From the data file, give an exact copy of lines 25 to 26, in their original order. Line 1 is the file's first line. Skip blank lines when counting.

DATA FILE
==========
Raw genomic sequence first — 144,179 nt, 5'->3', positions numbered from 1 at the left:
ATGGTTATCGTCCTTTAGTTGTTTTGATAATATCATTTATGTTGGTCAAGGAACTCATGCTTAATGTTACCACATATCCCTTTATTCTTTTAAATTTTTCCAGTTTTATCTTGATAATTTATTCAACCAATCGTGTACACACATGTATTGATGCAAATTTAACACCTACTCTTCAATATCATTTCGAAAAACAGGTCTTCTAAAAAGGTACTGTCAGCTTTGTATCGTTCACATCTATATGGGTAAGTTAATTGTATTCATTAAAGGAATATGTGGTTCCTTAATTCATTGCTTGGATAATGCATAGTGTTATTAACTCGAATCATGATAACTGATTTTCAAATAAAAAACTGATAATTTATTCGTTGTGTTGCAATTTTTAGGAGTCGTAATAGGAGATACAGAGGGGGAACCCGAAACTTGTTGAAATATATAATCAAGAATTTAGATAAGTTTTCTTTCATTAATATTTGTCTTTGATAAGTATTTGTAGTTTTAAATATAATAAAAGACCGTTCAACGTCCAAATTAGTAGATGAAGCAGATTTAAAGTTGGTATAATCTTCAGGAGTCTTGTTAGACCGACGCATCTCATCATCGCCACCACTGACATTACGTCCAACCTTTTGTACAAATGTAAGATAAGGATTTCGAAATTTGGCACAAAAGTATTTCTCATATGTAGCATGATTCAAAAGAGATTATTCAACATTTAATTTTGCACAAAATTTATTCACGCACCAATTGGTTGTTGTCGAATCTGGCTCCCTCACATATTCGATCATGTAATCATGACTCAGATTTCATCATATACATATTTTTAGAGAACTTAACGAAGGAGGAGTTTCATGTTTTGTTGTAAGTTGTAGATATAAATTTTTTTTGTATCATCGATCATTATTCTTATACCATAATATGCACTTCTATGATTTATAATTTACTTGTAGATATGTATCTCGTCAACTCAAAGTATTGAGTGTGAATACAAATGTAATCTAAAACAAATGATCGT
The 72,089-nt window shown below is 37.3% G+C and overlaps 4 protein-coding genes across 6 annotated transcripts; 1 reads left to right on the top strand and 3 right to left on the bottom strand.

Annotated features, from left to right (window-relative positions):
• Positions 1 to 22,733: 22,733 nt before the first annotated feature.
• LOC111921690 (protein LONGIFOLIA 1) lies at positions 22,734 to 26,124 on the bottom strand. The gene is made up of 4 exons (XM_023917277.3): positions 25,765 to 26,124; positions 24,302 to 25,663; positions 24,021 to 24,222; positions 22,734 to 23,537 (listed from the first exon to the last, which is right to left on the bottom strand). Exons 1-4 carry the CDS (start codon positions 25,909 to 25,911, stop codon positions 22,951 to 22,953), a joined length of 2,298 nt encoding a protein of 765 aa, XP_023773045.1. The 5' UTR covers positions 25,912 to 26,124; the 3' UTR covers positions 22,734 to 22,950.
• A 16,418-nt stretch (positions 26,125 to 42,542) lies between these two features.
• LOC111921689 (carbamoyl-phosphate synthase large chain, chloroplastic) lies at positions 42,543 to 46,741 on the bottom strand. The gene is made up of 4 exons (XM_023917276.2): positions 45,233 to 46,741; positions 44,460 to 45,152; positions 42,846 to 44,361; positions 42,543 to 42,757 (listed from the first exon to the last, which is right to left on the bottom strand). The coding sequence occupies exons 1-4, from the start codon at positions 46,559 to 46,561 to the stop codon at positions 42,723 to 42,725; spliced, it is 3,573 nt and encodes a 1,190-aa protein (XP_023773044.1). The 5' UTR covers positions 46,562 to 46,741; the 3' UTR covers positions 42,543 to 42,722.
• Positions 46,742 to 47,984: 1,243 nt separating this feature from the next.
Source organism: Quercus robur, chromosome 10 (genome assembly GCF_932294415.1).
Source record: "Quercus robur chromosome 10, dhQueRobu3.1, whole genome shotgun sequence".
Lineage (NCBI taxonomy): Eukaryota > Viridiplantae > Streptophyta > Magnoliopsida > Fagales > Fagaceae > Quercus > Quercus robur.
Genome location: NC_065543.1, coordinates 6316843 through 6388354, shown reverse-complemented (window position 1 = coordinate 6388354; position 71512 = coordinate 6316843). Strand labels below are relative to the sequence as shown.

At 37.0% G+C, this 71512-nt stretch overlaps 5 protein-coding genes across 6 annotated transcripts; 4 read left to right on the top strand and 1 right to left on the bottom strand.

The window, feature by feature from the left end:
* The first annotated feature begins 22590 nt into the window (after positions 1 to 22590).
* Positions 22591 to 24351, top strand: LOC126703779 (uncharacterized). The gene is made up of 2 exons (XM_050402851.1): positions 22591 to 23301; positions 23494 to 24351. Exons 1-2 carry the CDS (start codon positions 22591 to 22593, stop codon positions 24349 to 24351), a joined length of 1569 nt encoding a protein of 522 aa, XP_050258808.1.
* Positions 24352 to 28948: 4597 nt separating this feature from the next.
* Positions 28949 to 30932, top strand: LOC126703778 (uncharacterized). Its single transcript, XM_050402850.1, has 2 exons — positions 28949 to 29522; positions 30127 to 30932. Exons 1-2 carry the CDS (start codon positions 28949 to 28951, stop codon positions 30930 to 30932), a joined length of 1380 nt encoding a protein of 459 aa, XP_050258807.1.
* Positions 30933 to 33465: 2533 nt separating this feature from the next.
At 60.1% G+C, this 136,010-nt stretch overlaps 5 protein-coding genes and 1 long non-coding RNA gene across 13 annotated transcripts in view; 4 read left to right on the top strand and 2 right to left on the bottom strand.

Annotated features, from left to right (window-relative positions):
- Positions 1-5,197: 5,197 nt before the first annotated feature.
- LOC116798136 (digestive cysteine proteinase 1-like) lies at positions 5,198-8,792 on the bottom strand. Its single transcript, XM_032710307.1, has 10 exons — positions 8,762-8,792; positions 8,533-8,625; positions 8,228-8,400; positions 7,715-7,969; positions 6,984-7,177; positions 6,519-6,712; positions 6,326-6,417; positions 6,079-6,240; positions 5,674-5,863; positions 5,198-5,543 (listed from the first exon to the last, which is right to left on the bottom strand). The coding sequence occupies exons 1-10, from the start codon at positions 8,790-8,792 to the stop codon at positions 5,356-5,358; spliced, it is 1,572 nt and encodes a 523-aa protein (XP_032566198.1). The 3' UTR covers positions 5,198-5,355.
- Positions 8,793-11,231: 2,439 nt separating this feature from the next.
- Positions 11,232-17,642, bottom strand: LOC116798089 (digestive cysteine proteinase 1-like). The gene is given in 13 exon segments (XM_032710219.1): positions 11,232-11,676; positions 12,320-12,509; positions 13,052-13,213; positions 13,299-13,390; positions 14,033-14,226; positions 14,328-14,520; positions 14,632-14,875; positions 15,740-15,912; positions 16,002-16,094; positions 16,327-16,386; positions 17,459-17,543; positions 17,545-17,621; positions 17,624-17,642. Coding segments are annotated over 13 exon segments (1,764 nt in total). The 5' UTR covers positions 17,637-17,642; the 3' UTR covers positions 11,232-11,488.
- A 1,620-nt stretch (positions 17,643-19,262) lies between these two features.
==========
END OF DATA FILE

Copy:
- Positions 8,793-11,231: 2,439 nt separating this feature from the next.
- Positions 11,232-17,642, bottom strand: LOC116798089 (digestive cysteine proteinase 1-like). The gene is given in 13 exon segments (XM_032710219.1): positions 11,232-11,676; positions 12,320-12,509; positions 13,052-13,213; positions 13,299-13,390; positions 14,033-14,226; positions 14,328-14,520; positions 14,632-14,875; positions 15,740-15,912; positions 16,002-16,094; positions 16,327-16,386; positions 17,459-17,543; positions 17,545-17,621; positions 17,624-17,642. Coding segments are annotated over 13 exon segments (1,764 nt in total). The 5' UTR covers positions 17,637-17,642; the 3' UTR covers positions 11,232-11,488.